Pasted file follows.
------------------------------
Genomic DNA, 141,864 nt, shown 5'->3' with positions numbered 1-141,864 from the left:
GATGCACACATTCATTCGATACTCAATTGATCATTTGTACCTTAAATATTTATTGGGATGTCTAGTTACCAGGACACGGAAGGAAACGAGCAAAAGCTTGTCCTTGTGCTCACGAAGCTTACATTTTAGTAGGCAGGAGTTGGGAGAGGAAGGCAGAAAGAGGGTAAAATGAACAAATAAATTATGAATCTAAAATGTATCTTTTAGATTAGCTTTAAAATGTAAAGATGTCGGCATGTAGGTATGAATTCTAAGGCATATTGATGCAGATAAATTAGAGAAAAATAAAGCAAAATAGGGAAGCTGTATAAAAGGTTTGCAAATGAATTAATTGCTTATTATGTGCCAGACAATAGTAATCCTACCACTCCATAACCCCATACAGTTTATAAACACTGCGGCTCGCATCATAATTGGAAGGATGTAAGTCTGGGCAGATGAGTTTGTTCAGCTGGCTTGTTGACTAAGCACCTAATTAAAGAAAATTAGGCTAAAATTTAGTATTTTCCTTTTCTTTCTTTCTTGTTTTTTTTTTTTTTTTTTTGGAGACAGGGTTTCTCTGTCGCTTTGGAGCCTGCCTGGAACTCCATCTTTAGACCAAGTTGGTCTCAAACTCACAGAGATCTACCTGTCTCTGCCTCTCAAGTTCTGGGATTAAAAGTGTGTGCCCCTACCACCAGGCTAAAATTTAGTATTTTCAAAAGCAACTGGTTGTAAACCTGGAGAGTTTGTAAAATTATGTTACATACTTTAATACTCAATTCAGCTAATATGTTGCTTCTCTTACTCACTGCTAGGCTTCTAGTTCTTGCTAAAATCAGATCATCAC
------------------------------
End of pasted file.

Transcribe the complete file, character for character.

Genomic DNA, 141,864 nt, shown 5'->3' with positions numbered 1-141,864 from the left:
GATGCACACATTCATTCGATACTCAATTGATCATTTGTACCTTAAATATTTATTGGGATGTCTAGTTACCAGGACACGGAAGGAAACGAGCAAAAGCTTGTCCTTGTGCTCACGAAGCTTACATTTTAGTAGGCAGGAGTTGGGAGAGGAAGGCAGAAAGAGGGTAAAATGAACAAATAAATTATGAATCTAAAATGTATCTTTTAGATTAGCTTTAAAATGTAAAGATGTCGGCATGTAGGTATGAATTCTAAGGCATATTGATGCAGATAAATTAGAGAAAAATAAAGCAAAATAGGGAAGCTGTATAAAAGGTTTGCAAATGAATTAATTGCTTATTATGTGCCAGACAATAGTAATCCTACCACTCCATAACCCCATACAGTTTATAAACACTGCGGCTCGCATCATAATTGGAAGGATGTAAGTCTGGGCAGATGAGTTTGTTCAGCTGGCTTGTTGACTAAGCACCTAATTAAAGAAAATTAGGCTAAAATTTAGTATTTTCCTTTTCTTTCTTTCTTGTTTTTTTTTTTTTTTTTTTGGAGACAGGGTTTCTCTGTCGCTTTGGAGCCTGCCTGGAACTCCATCTTTAGACCAAGTTGGTCTCAAACTCACAGAGATCTACCTGTCTCTGCCTCTCAAGTTCTGGGATTAAAAGTGTGTGCCCCTACCACCAGGCTAAAATTTAGTATTTTCAAAAGCAACTGGTTGTAAACCTGGAGAGTTTGTAAAATTATGTTACATACTTTAATACTCAATTCAGCTAATATGTTGCTTCTCTTACTCACTGCTAGGCTTCTAGTTCTTGCTAAAATCAGATCATCAC